As the midterms approach next year, electoral politics will again rise in importance. Look for Rove to appear more on Fox then.
Second, Rove is a sharp guy. Liberals feeling shivers of schadenfreude at his current situation forget that he helped elect George W. Bush – twice – and since then has not been shy about criticizing Republicans for stuff he does not believe is in the best long-term interests of the party. Remember Christine O’Donnell, the “I am not a witch” Senate candidate from Delaware? Rove from the start called her unelectable. He tried hard to push Todd Akin out of the Missouri Senate race after Mr. Akin's controversial comments on rape. Plus, he’s still got a column in The Wall Street Journal from which to continue to spread his views.
Last, Rove is more than a pundit. He’s a player. He’s head of a "super political-action committee," Crossroads GPS, which continues to push Republican priorities in the wake of November’s loss. As recently as Wednesday, Crossroads released an ad hitting Mr. Obama’s “fiscal cliff” priorities, for instance.
Will donors angry at the GOP’s loss in the presidential race stop paying for such ads? It’s possible. But Rove works hard at maintaining support, both from top donors and the grass roots. Look at his Twitter feed: He spoke at the Kansas Livestock Association in late November. He’s got an upcoming appearance in Missouri at the Creve Coeur Club. He may be off Fox for awhile, but more than likely he’s coming soon to a stage in a state near you.
Currently, Congress must approve any increase in the amount of debt the United States government can take on – meaning a simple majority in the House and (usually) 60 votes in the Senate. Under a proposal floated Wednesday by the Obama administration, the bar for congressional intervention would be much higher: Lawmakers would need a veto-proof majority to block a debt-limit increase.
Such a change “would lift the periodic threat of default from the U.S. economy and remove politics from future debt limit debates, while preserving Congress’ essential role in spending, revenue and borrowing decisions,” Jenni LeCompte, a Treasury spokeswoman, wrote in a blog post Wednesday.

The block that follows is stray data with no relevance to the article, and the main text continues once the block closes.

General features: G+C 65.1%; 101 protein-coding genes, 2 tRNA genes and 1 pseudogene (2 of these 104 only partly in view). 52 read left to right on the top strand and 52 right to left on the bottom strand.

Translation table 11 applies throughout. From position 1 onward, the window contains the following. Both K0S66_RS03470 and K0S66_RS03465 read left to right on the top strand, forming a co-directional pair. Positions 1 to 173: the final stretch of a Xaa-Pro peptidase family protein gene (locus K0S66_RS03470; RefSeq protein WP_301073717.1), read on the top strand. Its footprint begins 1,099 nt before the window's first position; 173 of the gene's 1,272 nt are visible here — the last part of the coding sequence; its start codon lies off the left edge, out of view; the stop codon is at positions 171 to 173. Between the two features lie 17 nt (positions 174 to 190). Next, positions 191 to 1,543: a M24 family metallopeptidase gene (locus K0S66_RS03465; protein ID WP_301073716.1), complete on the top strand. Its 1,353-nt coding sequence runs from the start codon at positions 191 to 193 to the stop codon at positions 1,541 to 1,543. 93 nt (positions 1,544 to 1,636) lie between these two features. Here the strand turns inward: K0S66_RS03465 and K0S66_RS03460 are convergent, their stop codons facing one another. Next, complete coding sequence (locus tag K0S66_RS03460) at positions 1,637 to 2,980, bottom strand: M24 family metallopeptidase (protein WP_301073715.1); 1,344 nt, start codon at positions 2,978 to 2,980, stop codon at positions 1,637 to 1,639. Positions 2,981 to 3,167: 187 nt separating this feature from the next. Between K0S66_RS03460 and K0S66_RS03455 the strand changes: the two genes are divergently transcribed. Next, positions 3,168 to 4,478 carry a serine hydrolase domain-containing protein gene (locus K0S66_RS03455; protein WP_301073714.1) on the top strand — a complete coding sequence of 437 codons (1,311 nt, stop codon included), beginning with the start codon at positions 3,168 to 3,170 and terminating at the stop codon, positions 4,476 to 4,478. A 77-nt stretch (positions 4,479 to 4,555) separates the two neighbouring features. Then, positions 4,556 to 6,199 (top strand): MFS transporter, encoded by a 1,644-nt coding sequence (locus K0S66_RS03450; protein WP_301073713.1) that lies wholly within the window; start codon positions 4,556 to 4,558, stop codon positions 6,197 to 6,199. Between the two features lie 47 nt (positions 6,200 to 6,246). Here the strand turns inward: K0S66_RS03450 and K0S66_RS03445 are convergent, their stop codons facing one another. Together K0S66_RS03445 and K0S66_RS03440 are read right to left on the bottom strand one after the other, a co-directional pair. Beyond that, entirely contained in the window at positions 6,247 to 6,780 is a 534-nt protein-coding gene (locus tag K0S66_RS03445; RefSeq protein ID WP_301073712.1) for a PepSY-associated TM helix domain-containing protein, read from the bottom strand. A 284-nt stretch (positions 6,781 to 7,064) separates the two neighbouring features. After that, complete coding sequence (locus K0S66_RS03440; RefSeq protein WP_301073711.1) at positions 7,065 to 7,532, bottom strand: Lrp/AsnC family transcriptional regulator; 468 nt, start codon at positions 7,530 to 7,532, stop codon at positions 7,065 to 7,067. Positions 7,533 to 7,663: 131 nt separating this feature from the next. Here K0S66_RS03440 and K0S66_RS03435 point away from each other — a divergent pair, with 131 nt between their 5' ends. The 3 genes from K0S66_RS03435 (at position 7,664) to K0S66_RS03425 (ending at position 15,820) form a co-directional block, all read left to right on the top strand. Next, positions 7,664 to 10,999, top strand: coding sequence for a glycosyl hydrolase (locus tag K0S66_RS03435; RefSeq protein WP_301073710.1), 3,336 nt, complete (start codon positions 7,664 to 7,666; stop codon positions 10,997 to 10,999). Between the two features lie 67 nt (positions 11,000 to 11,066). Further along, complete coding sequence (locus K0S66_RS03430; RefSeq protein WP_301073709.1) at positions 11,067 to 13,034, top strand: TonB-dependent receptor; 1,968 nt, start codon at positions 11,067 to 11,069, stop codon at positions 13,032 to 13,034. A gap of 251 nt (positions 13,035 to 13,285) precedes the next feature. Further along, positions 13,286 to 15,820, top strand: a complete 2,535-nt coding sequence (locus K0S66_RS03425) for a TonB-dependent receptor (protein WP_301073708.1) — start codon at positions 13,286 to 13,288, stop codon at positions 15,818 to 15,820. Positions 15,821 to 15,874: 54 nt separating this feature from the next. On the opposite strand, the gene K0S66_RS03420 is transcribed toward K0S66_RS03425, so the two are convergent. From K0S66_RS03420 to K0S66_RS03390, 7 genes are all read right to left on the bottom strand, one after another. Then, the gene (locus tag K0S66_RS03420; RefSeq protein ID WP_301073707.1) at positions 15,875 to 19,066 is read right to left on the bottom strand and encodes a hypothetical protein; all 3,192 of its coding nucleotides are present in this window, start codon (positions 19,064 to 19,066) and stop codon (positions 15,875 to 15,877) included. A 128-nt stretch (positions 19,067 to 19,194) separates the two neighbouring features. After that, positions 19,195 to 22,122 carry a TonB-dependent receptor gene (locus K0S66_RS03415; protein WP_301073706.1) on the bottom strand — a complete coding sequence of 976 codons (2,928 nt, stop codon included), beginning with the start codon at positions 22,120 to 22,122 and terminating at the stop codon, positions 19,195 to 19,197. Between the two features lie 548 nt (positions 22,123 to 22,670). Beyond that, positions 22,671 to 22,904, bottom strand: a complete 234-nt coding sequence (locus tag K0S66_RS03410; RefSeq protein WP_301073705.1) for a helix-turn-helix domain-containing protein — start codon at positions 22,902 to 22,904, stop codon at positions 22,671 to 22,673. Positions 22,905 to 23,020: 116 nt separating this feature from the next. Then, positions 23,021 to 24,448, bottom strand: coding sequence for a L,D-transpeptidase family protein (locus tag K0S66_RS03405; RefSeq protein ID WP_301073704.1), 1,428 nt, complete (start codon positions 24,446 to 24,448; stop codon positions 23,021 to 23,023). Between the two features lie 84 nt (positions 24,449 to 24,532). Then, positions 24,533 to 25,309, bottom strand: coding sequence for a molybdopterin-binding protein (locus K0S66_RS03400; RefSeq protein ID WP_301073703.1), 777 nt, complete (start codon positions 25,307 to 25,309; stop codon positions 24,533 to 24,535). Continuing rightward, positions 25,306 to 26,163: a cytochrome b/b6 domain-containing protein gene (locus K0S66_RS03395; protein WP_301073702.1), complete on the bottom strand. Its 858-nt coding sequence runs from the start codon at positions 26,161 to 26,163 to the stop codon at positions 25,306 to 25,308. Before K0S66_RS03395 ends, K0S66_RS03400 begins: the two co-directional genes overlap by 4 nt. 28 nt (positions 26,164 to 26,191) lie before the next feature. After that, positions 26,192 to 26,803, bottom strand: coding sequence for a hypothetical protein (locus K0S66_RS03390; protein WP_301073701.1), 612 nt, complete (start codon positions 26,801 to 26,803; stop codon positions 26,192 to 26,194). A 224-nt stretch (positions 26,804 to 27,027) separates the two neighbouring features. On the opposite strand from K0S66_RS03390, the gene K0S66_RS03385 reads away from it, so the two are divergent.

If Congress were to approve the president's changes to the debt-ceiling process, future increases would occur in a way similar to how Congress resolved the debt increase in the summer of 2011. Under a plan originally proposed by Senate minority leader Mitch McConnell, President Obama asked for a debt-limit increase, and Congress could vote to disapprove of it. But if Congress could not come up with a veto-proof majority to halt an increase in the debt ceiling, the national debt limit would rise.
In the future, the Treasury said, the process to raise the debt limit would work as follows:
The president asks Congress for a debt-ceiling bump, and both chambers have 15 days to pass a resolution expressing their disapproval. If they do, the president can then decide whether to block his own debt-ceiling hike by signing the legislation or, more likely, vetoing the bill. If the bill is vetoed, a two-thirds majority of both chambers of Congress is needed to override him.
Treasury dubs the entire matter the “McConnell Provision,” but the Senate minority leader himself dismisses it. The original idea, he says, came at a particular moment – specifically, one at which Republicans won concessions from Democrats in the form of a boatload of spending cuts.
“The debt ceiling was raised last year only after the White House agreed to at least $2 trillion in cuts to Washington spending, and agreed to be bound by the timing and amount set by Congress – not [the president’s] own whim,” says Don Stewart, a spokesman for Senator McConnell. “The president wants to have the ability to raise the debt ceiling whenever he wants, for as much as he wants, with no responsibility or spending cuts attached. This is an idea opposed by Democrats and Republicans alike; it's a power grab that has no support here.”
No one disputes that McConnell’s office designed the debt-ceiling mechanism used in the summer of 2011.
"I decided to make [the president] own" the debt ceiling, McConnell told journalist Bob Woodward, according to Mr. Woodward’s book "Price of Politics." "We thought he ought to own it. It's part of my job to protect my members, if I can, against having to vote for it."
Congress's role is of direct concern because America will hit its new debt ceiling some time in the first quarter of 2013.
Republicans see the debt ceiling as a leverage point from which to extract spending cuts from Democrats.
Democrats and a growing group of business leaders view politicizing the debt ceiling as unnecessarily threatening the nation’s credit rating and deflating business confidence.
“I want to send a very clear message to people here,” Mr. Obama told a group of business leaders Wednesday. “We are not going to play that game next year. If Congress in any way suggests that they're going to tie negotiations to debt-ceiling votes and take us to the brink of default once again as part of a budget negotiation, which, by the way, we have never done in our history until we did it last year, I will not play that game because we've got to, we've got to break that habit before it starts.”